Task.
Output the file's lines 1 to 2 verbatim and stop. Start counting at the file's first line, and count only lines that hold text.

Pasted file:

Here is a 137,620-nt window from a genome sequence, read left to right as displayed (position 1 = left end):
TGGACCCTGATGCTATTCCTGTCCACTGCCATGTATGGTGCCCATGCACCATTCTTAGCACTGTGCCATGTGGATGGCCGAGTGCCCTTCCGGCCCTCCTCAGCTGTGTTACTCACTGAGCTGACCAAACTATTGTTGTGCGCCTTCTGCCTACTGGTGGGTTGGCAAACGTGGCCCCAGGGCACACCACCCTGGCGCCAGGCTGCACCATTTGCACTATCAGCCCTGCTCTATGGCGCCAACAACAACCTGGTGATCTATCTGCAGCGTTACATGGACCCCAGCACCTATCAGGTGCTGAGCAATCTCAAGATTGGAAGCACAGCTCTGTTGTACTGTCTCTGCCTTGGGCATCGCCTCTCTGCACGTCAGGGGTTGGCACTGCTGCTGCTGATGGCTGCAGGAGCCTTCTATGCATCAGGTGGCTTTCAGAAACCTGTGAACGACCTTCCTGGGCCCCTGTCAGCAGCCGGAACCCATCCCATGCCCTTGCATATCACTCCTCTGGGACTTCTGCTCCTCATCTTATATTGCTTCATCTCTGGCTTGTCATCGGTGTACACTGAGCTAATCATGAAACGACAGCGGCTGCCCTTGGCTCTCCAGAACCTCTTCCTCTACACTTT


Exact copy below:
Here is a 137,620-nt window from a genome sequence, read left to right as displayed (position 1 = left end):
TGGACCCTGATGCTATTCCTGTCCACTGCCATGTATGGTGCCCATGCACCATTCTTAGCACTGTGCCATGTGGATGGCCGAGTGCCCTTCCGGCCCTCCTCAGCTGTGTTACTCACTGAGCTGACCAAACTATTGTTGTGCGCCTTCTGCCTACTGGTGGGTTGGCAAACGTGGCCCCAGGGCACACCACCCTGGCGCCAGGCTGCACCATTTGCACTATCAGCCCTGCTCTATGGCGCCAACAACAACCTGGTGATCTATCTGCAGCGTTACATGGACCCCAGCACCTATCAGGTGCTGAGCAATCTCAAGATTGGAAGCACAGCTCTGTTGTACTGTCTCTGCCTTGGGCATCGCCTCTCTGCACGTCAGGGGTTGGCACTGCTGCTGCTGATGGCTGCAGGAGCCTTCTATGCATCAGGTGGCTTTCAGAAACCTGTGAACGACCTTCCTGGGCCCCTGTCAGCAGCCGGAACCCATCCCATGCCCTTGCATATCACTCCTCTGGGACTTCTGCTCCTCATCTTATATTGCTTCATCTCTGGCTTGTCATCGGTGTACACTGAGCTAATCATGAAACGACAGCGGCTGCCCTTGGCTCTCCAGAACCTCTTCCTCTACACTTT